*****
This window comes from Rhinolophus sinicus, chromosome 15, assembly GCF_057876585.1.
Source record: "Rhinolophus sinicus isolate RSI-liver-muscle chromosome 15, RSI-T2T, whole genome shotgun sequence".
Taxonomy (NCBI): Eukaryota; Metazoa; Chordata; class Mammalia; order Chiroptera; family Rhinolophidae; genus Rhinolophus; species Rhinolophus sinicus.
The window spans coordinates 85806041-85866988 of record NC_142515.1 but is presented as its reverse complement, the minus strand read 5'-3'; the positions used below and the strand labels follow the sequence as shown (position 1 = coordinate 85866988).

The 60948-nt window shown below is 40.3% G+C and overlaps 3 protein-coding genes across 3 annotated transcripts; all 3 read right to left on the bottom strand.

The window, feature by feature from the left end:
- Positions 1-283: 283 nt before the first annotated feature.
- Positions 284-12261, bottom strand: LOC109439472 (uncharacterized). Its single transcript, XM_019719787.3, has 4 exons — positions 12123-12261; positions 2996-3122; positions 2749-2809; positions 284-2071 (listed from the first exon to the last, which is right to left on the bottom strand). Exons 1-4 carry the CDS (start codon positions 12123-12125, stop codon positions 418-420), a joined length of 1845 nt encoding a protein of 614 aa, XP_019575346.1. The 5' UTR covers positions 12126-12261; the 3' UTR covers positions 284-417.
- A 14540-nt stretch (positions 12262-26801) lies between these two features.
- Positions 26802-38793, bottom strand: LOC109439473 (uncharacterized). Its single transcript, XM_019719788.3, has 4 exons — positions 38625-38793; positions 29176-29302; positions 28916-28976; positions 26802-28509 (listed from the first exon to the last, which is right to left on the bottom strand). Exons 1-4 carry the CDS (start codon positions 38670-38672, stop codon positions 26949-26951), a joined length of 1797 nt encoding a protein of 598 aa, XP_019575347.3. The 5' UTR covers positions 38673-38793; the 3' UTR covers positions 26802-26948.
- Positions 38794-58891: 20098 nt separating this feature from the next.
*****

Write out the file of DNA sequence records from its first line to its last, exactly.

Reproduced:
This window comes from Rhinolophus sinicus, chromosome 15, assembly GCF_057876585.1.
Source record: "Rhinolophus sinicus isolate RSI-liver-muscle chromosome 15, RSI-T2T, whole genome shotgun sequence".
Taxonomy (NCBI): Eukaryota; Metazoa; Chordata; class Mammalia; order Chiroptera; family Rhinolophidae; genus Rhinolophus; species Rhinolophus sinicus.
The window spans coordinates 85806041-85866988 of record NC_142515.1 but is presented as its reverse complement, the minus strand read 5'-3'; the positions used below and the strand labels follow the sequence as shown (position 1 = coordinate 85866988).

The 60948-nt window shown below is 40.3% G+C and overlaps 3 protein-coding genes across 3 annotated transcripts; all 3 read right to left on the bottom strand.

The window, feature by feature from the left end:
- Positions 1-283: 283 nt before the first annotated feature.
- Positions 284-12261, bottom strand: LOC109439472 (uncharacterized). Its single transcript, XM_019719787.3, has 4 exons — positions 12123-12261; positions 2996-3122; positions 2749-2809; positions 284-2071 (listed from the first exon to the last, which is right to left on the bottom strand). Exons 1-4 carry the CDS (start codon positions 12123-12125, stop codon positions 418-420), a joined length of 1845 nt encoding a protein of 614 aa, XP_019575346.1. The 5' UTR covers positions 12126-12261; the 3' UTR covers positions 284-417.
- A 14540-nt stretch (positions 12262-26801) lies between these two features.
- Positions 26802-38793, bottom strand: LOC109439473 (uncharacterized). Its single transcript, XM_019719788.3, has 4 exons — positions 38625-38793; positions 29176-29302; positions 28916-28976; positions 26802-28509 (listed from the first exon to the last, which is right to left on the bottom strand). Exons 1-4 carry the CDS (start codon positions 38670-38672, stop codon positions 26949-26951), a joined length of 1797 nt encoding a protein of 598 aa, XP_019575347.3. The 5' UTR covers positions 38673-38793; the 3' UTR covers positions 26802-26948.
- Positions 38794-58891: 20098 nt separating this feature from the next.